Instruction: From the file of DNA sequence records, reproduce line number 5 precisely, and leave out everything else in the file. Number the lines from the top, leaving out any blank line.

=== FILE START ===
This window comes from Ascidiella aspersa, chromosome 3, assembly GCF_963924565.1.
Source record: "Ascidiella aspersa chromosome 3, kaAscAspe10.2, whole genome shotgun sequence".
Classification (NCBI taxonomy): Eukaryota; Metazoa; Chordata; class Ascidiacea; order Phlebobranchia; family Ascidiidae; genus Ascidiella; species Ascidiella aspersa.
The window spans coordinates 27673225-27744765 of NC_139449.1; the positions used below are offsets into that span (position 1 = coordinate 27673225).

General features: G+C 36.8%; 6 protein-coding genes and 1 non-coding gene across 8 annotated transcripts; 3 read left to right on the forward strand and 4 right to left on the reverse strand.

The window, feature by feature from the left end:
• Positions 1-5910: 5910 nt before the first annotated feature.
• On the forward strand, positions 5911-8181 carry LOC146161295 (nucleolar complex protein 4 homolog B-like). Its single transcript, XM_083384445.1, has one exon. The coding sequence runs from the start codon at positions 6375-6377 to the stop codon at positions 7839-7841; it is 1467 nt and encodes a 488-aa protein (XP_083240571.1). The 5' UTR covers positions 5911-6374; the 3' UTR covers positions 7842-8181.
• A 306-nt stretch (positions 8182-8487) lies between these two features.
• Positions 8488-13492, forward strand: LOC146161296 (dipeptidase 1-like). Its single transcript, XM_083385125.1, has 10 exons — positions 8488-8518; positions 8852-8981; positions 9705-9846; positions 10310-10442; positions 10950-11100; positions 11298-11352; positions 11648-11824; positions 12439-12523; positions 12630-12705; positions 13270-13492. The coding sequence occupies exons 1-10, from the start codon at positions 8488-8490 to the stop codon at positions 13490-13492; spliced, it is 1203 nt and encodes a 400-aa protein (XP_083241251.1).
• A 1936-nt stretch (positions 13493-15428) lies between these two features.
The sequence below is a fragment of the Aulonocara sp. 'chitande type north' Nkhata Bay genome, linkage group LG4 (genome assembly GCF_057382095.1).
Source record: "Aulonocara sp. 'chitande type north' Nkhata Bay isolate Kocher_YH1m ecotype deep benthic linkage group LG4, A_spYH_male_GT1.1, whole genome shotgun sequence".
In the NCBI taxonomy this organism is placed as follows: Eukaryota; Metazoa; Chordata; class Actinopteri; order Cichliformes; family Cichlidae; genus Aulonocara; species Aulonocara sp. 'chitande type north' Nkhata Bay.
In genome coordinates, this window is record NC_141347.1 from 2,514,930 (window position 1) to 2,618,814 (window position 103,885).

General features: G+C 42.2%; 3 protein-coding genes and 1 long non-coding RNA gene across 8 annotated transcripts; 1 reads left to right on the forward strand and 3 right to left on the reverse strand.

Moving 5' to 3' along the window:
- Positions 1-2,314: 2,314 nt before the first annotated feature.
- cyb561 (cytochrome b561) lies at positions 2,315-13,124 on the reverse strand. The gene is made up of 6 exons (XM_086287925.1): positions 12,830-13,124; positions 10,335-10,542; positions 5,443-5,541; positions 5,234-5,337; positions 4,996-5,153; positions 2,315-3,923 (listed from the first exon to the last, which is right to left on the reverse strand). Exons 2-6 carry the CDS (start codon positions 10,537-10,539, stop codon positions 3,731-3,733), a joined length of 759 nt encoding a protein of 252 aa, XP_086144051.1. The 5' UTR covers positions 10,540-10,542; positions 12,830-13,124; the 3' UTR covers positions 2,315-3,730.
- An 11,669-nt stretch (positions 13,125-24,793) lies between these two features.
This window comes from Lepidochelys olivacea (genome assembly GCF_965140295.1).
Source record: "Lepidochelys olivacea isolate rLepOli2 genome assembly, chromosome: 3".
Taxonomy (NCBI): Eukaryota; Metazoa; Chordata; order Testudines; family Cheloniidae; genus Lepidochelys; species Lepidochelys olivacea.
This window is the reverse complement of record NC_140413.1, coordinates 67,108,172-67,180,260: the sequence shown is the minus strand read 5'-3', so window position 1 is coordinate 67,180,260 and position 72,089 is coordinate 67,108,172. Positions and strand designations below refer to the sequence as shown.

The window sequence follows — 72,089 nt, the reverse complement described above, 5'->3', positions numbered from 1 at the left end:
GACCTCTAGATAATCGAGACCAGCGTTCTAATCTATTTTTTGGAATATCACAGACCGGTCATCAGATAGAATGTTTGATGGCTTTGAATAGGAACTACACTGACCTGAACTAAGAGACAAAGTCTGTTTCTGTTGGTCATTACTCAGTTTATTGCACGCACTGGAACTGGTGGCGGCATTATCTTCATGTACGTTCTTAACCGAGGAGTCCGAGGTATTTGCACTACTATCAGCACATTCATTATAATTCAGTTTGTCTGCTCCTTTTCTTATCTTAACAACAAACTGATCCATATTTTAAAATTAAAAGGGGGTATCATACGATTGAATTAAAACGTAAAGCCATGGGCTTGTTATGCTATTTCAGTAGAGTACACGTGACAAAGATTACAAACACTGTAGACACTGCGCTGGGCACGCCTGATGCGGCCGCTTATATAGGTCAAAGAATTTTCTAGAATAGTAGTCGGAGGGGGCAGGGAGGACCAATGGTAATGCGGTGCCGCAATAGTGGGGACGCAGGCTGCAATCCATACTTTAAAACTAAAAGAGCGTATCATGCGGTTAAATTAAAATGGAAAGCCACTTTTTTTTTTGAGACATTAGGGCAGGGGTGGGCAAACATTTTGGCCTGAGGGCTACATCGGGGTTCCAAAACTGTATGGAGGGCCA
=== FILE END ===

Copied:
General features: G+C 36.8%; 6 protein-coding genes and 1 non-coding gene across 8 annotated transcripts; 3 read left to right on the forward strand and 4 right to left on the reverse strand.